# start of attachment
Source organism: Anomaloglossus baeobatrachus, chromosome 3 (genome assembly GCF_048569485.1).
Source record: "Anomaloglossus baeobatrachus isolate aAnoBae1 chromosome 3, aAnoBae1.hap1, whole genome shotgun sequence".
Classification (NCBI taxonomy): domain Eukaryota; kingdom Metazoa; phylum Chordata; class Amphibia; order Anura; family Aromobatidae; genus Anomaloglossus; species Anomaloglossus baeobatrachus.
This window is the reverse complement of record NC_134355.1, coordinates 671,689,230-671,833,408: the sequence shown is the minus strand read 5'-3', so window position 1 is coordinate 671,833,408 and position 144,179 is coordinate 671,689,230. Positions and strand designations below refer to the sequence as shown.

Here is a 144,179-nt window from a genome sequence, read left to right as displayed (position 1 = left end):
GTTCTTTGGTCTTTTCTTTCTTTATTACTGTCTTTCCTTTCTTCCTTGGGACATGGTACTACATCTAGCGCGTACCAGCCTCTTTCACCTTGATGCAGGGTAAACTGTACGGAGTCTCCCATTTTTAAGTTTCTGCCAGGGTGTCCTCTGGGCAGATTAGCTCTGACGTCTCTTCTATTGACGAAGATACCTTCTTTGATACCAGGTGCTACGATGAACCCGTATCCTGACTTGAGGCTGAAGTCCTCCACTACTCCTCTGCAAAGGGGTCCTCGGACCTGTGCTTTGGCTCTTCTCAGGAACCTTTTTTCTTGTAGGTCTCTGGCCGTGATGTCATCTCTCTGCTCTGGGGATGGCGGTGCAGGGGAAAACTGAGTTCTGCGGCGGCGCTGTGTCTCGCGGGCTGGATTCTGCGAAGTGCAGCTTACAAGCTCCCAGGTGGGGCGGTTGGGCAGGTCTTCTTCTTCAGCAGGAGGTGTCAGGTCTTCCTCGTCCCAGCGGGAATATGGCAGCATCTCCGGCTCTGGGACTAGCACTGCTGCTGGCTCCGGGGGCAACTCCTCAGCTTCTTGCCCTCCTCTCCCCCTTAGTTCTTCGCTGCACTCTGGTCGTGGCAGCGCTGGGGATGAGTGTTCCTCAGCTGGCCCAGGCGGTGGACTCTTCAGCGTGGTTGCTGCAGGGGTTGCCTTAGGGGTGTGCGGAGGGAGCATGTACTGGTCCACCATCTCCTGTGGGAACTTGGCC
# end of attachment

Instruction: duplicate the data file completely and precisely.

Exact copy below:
Source organism: Anomaloglossus baeobatrachus, chromosome 3 (genome assembly GCF_048569485.1).
Source record: "Anomaloglossus baeobatrachus isolate aAnoBae1 chromosome 3, aAnoBae1.hap1, whole genome shotgun sequence".
Classification (NCBI taxonomy): domain Eukaryota; kingdom Metazoa; phylum Chordata; class Amphibia; order Anura; family Aromobatidae; genus Anomaloglossus; species Anomaloglossus baeobatrachus.
This window is the reverse complement of record NC_134355.1, coordinates 671,689,230-671,833,408: the sequence shown is the minus strand read 5'-3', so window position 1 is coordinate 671,833,408 and position 144,179 is coordinate 671,689,230. Positions and strand designations below refer to the sequence as shown.

Here is a 144,179-nt window from a genome sequence, read left to right as displayed (position 1 = left end):
GTTCTTTGGTCTTTTCTTTCTTTATTACTGTCTTTCCTTTCTTCCTTGGGACATGGTACTACATCTAGCGCGTACCAGCCTCTTTCACCTTGATGCAGGGTAAACTGTACGGAGTCTCCCATTTTTAAGTTTCTGCCAGGGTGTCCTCTGGGCAGATTAGCTCTGACGTCTCTTCTATTGACGAAGATACCTTCTTTGATACCAGGTGCTACGATGAACCCGTATCCTGACTTGAGGCTGAAGTCCTCCACTACTCCTCTGCAAAGGGGTCCTCGGACCTGTGCTTTGGCTCTTCTCAGGAACCTTTTTTCTTGTAGGTCTCTGGCCGTGATGTCATCTCTCTGCTCTGGGGATGGCGGTGCAGGGGAAAACTGAGTTCTGCGGCGGCGCTGTGTCTCGCGGGCTGGATTCTGCGAAGTGCAGCTTACAAGCTCCCAGGTGGGGCGGTTGGGCAGGTCTTCTTCTTCAGCAGGAGGTGTCAGGTCTTCCTCGTCCCAGCGGGAATATGGCAGCATCTCCGGCTCTGGGACTAGCACTGCTGCTGGCTCCGGGGGCAACTCCTCAGCTTCTTGCCCTCCTCTCCCCCTTAGTTCTTCGCTGCACTCTGGTCGTGGCAGCGCTGGGGATGAGTGTTCCTCAGCTGGCCCAGGCGGTGGACTCTTCAGCGTGGTTGCTGCAGGGGTTGCCTTAGGGGTGTGCGGAGGGAGCATGTACTGGTCCACCATCTCCTGTGGGAACTTGGCC